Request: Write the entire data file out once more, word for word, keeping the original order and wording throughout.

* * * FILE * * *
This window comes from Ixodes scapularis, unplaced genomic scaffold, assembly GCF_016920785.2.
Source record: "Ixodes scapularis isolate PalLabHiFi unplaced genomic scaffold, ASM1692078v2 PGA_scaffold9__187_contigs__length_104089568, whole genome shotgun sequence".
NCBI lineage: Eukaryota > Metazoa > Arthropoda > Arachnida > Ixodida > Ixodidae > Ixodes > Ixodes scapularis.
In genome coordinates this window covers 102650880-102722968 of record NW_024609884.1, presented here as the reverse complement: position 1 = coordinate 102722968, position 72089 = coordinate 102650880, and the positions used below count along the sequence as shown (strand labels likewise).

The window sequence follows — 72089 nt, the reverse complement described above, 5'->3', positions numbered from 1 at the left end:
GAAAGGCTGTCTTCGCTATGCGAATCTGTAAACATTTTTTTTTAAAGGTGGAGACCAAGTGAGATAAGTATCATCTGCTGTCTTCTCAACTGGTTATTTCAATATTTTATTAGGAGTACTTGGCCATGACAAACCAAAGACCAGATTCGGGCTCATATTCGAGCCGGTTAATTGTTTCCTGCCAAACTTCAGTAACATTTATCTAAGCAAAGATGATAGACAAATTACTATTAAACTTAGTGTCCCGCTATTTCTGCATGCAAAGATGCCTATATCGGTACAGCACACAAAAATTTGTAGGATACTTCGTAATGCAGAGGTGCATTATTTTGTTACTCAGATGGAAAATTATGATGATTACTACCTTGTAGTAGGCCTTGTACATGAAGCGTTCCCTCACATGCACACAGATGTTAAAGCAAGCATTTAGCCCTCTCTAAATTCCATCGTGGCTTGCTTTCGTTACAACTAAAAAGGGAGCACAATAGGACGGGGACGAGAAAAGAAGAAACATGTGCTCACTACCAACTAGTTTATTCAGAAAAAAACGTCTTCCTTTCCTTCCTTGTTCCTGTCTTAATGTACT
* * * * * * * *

This window comes from Ixodes scapularis, unplaced genomic scaffold, assembly GCF_016920785.2.
Source record: "Ixodes scapularis isolate PalLabHiFi unplaced genomic scaffold, ASM1692078v2 PGA_scaffold9__187_contigs__length_104089568, whole genome shotgun sequence".
NCBI lineage: Eukaryota > Metazoa > Arthropoda > Arachnida > Ixodida > Ixodidae > Ixodes > Ixodes scapularis.
In genome coordinates this window covers 102650880-102722968 of record NW_024609884.1, presented here as the reverse complement: position 1 = coordinate 102722968, position 72089 = coordinate 102650880, and the positions used below count along the sequence as shown (strand labels likewise).

The window sequence follows — 72089 nt, the reverse complement described above, 5'->3', positions numbered from 1 at the left end:
GAAAGGCTGTCTTCGCTATGCGAATCTGTAAACATTTTTTTTTAAAGGTGGAGACCAAGTGAGATAAGTATCATCTGCTGTCTTCTCAACTGGTTATTTCAATATTTTATTAGGAGTACTTGGCCATGACAAACCAAAGACCAGATTCGGGCTCATATTCGAGCCGGTTAATTGTTTCCTGCCAAACTTCAGTAACATTTATCTAAGCAAAGATGATAGACAAATTACTATTAAACTTAGTGTCCCGCTATTTCTGCATGCAAAGATGCCTATATCGGTACAGCACACAAAAATTTGTAGGATACTTCGTAATGCAGAGGTGCATTATTTTGTTACTCAGATGGAAAATTATGATGATTACTACCTTGTAGTAGGCCTTGTACATGAAGCGTTCCCTCACATGCACACAGATGTTAAAGCAAGCATTTAGCCCTCTCTAAATTCCATCGTGGCTTGCTTTCGTTACAACTAAAAAGGGAGCACAATAGGACGGGGACGAGAAAAGAAGAAACATGTGCTCACTACCAACTAGTTTATTCAGAAAAAAACGTCTTCCTTTCCTTCCTTGTTCCTGTCTTAATGTACT